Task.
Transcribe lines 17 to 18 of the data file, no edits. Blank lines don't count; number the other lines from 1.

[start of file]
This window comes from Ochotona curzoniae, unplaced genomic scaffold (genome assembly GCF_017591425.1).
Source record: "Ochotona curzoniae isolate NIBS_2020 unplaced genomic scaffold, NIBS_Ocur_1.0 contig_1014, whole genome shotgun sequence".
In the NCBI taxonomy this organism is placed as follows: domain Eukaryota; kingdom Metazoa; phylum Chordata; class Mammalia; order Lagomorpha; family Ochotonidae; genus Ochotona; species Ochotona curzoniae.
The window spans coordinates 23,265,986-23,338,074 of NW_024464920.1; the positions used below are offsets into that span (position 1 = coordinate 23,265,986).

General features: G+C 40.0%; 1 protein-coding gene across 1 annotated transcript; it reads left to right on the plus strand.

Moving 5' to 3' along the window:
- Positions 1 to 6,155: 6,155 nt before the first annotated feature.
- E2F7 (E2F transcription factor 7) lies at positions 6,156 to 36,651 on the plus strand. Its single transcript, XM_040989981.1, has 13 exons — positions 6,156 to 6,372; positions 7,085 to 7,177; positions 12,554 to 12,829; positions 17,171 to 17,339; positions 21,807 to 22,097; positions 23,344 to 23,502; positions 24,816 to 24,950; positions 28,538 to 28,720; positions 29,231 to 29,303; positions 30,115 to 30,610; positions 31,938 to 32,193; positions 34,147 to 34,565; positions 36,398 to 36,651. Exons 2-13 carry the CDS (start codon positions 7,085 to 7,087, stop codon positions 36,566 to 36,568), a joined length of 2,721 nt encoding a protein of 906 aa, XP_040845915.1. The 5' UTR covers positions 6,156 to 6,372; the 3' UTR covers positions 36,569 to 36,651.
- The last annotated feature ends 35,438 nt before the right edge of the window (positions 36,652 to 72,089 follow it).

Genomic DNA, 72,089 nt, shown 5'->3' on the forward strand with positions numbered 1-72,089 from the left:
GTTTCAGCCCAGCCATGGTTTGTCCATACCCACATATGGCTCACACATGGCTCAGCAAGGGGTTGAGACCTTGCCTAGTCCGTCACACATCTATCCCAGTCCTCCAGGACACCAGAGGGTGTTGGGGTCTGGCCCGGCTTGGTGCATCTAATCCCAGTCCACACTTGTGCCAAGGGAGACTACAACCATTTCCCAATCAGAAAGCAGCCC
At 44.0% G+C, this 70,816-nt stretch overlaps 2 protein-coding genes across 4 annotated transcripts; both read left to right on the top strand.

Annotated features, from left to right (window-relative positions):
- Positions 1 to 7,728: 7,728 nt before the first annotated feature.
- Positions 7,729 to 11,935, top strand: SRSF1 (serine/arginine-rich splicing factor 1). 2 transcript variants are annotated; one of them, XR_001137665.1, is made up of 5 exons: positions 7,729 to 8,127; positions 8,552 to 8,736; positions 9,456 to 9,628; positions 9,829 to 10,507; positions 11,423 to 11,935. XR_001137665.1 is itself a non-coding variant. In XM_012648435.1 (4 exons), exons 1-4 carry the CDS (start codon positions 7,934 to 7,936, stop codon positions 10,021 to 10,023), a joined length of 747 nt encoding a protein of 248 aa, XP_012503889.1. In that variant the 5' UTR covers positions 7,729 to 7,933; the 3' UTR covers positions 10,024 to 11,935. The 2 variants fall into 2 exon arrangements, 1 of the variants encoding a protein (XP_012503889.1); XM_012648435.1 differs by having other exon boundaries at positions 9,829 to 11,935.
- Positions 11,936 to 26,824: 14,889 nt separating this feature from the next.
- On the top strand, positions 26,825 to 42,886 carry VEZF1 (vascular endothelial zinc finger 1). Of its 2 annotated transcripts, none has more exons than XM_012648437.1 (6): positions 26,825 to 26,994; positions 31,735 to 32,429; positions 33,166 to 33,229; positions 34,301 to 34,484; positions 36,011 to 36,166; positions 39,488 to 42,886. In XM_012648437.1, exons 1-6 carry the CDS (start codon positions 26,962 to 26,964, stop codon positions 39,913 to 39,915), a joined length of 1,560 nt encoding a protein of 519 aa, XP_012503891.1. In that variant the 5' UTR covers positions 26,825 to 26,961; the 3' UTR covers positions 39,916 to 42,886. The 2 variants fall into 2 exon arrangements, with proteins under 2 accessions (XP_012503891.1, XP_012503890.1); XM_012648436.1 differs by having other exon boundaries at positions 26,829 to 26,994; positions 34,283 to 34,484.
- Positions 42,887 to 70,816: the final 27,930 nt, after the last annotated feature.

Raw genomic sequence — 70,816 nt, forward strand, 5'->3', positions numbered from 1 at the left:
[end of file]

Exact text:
- On the top strand, positions 26,825 to 42,886 carry VEZF1 (vascular endothelial zinc finger 1). Of its 2 annotated transcripts, none has more exons than XM_012648437.1 (6): positions 26,825 to 26,994; positions 31,735 to 32,429; positions 33,166 to 33,229; positions 34,301 to 34,484; positions 36,011 to 36,166; positions 39,488 to 42,886. In XM_012648437.1, exons 1-6 carry the CDS (start codon positions 26,962 to 26,964, stop codon positions 39,913 to 39,915), a joined length of 1,560 nt encoding a protein of 519 aa, XP_012503891.1. In that variant the 5' UTR covers positions 26,825 to 26,961; the 3' UTR covers positions 39,916 to 42,886. The 2 variants fall into 2 exon arrangements, with proteins under 2 accessions (XP_012503891.1, XP_012503890.1); XM_012648436.1 differs by having other exon boundaries at positions 26,829 to 26,994; positions 34,283 to 34,484.
- Positions 42,887 to 70,816: the final 27,930 nt, after the last annotated feature.